Trump Wants to Push ‘Stolen Election’ Claim in Senate Trial
The man still can't get out of his own way.
We learned over the weekend that the legal team who were hired to handle Donald Trump’s defense during his impending Senate impeachment trial had quit. Now we know why.
WaPo (“Trump’s legal team exited after he insisted impeachment defense focus on false claims of election fraud“):
The implosion of former president Donald Trump’s legal team comes as Trump remains fixated on arguing at his second impeachment trial that the 2020 election was stolen from him, a defense that advisers warn is ill-conceived and Republican strategists fear will fuel the growing divide in the GOP.
South Carolina lawyer Karl S. “Butch” Bowers Jr. and four other attorneys who recently signed on to represent the former president abruptly parted ways with him this weekend, days before his Feb. 9 Senate trial for his role in inciting the attack on the U.S. Capitol. On Sunday evening, Trump’s office announced two new lawyers were taking over his defense.
Two people familiar with the discussions preceding the departure of the original legal team said that Trump wanted them to make the case during the trial that he actually won the election. To do so would require citing his false claims of election fraud — even as his allies and attorneys have said that he should instead focus on arguing that impeaching a president who has already left office is unconstitutional.
That approach has already been embraced by many Republican senators, many of whom cited it when they cast a test vote against impeachment last week.
Trump’s lawyers had initially planned to center their strategy on the question of whether the proceedings were constitutional and on the definition of incitement, according to one of the people, who, like others interviewed for this report, spoke on the condition of anonymity to describe the internal conversations.
But the former president repeatedly said he wanted to litigate the voter fraud allegations and the 2020 race — and was seeking a more public defense of his actions. Bowers told Trump he couldn’t mount the defense that Trump wanted, the person said.
“It truly was mutual,” the person said. “The president wanted a different defense. The president wanted a different approach and a different team.”
A Trump spokesman has called this report “fake news,” which means it’s definitely true.
Leaving aside that Trump was impeached while he was still in office and that the question is about whether the Senate can try him now, the idea of continuing to press the “stolen election” nonsense as a cornerstone of the defense is insane. Beyond the fact the neither Trump nor any of his lawyers have managed to produce even a shred of evidence for the claim, it’s irrelevant to the case. Even if the election had been blatantly stolen—and, again, there’s no evidence of that—it would still be a high crime to insight a violent attack on the Capitol.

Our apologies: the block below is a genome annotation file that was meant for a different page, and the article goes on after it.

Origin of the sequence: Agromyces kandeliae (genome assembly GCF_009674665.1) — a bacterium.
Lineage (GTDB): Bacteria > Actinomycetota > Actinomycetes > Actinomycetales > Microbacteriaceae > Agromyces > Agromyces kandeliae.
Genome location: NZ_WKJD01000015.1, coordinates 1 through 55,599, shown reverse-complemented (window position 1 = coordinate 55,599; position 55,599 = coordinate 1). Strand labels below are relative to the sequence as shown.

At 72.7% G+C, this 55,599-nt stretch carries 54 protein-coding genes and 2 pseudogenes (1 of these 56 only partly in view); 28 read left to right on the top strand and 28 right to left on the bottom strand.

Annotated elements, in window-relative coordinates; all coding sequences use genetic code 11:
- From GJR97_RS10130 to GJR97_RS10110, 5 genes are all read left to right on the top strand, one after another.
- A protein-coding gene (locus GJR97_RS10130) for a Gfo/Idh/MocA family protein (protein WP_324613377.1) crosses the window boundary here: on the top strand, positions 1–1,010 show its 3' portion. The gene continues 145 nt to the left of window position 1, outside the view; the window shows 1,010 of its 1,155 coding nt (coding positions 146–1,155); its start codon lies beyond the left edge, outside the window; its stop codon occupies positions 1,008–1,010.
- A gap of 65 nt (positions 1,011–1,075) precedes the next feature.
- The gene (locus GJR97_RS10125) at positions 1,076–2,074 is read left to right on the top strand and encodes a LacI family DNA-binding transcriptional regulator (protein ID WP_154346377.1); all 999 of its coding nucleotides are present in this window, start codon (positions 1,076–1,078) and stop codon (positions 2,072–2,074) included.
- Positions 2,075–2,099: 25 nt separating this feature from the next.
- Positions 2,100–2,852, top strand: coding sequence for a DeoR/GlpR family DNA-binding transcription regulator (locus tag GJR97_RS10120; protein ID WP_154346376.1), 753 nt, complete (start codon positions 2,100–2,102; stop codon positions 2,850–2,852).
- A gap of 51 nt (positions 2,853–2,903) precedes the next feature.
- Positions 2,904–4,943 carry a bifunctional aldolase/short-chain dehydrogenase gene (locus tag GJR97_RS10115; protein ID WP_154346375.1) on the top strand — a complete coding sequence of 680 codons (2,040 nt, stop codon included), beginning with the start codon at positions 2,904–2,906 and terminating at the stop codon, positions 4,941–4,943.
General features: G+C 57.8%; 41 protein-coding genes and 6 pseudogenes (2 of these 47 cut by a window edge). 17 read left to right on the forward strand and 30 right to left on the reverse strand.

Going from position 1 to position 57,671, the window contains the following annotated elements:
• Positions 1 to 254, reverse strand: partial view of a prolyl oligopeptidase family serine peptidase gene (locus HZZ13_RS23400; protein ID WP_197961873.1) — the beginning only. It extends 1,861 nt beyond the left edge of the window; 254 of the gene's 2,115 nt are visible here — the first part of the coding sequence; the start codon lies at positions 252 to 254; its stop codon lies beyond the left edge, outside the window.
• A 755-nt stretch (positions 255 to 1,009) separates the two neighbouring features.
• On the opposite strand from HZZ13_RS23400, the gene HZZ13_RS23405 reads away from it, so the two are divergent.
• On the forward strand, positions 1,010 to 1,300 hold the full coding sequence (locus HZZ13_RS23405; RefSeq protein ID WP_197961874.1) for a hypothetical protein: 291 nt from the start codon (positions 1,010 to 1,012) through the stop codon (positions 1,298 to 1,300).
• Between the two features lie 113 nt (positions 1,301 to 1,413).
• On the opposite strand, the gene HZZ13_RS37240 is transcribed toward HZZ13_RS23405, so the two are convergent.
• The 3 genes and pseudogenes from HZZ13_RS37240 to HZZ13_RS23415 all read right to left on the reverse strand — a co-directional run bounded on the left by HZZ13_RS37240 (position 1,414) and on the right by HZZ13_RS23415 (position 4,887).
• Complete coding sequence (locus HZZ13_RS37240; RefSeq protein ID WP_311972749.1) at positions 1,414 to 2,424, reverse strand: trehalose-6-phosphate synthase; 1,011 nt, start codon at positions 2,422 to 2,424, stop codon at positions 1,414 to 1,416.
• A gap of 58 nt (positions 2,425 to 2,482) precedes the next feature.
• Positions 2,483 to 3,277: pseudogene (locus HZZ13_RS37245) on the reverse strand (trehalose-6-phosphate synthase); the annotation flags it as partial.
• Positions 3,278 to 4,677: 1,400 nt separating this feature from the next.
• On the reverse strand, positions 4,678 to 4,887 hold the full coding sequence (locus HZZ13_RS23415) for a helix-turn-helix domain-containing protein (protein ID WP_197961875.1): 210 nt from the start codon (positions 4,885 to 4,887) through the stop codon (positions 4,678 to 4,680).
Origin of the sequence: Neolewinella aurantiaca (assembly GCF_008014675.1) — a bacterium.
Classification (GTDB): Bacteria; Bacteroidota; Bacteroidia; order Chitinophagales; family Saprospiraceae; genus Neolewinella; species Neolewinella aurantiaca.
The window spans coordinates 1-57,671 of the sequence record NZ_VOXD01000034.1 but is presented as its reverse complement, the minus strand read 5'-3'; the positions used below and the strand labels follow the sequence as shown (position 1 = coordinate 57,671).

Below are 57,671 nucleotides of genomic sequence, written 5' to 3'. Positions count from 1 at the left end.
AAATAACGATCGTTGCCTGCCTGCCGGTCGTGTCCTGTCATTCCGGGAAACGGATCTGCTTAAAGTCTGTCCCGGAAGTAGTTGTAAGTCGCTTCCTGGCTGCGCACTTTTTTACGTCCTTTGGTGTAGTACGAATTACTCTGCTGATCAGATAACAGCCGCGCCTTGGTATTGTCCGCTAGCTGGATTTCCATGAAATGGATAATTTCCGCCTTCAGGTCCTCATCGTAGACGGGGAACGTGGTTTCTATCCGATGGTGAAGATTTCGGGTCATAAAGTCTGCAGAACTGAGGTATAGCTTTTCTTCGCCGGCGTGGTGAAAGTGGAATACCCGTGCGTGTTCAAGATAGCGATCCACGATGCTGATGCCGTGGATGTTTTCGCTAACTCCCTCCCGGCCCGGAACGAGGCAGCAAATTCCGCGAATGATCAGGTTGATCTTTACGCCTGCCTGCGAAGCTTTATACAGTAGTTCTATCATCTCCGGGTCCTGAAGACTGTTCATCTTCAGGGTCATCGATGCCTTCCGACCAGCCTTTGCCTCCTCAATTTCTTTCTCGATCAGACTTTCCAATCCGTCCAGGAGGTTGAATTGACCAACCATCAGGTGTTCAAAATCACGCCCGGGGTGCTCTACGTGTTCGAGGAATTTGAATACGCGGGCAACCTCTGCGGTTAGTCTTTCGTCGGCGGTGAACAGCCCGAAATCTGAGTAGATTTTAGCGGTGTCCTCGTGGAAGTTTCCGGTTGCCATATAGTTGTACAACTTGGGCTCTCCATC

The two-pronged argument his lawyers were proposing—it’s unconstitutional to try a former President in this venue and, even if it weren’t, his speech didn’t amount to incitement—is a much more promising strategy. The former is not only quite plausible (I come down on the other side but it’s a close call) but one that enough Senators to deny conviction have already signified by their vote they agree with. The latter, too, is more than arguable.
Now, it’s perfectly reasonable to claim that Trump believed that the election was stolen as an explanation for his continued flouting of that claim, including in the pre-riot speech on January 6. That would likely strengthen the free speech claim, to the extent that the Senate sees the “incitement” charge as a criminal charge requiring precise guidelines in accordance with Supreme Court decisions rather than a moral charge about a President’s duty to faithfully uphold the laws. But it’s nuts as a standalone pillar.
On Sunday evening, Trump’s office announced in a statement that Atlanta-based trial attorney David Schoen and Bruce L. Castor Jr., a former district attorney in Montgomery County, Pa., would lead his defense team. The two lawyers will bring “national profiles and significant trial experience in high-profile cases to the effort,” the statement said.
Schoen previously served as a lawyer for Trump adviser Roger Stone when he sought to appeal his conviction for lying and witness tampering in a congressional investigation. He also was in discussions with financier Jeffrey Epstein about representing him days before his death while awaiting sex-trafficking charges and has said he does not believe Epstein killed himself. During his time as district attorney, Castor had declined to prosecute actor Bill Cosby and was later sued by accuser Andrea Constand in a case that was settled.
Only the best people.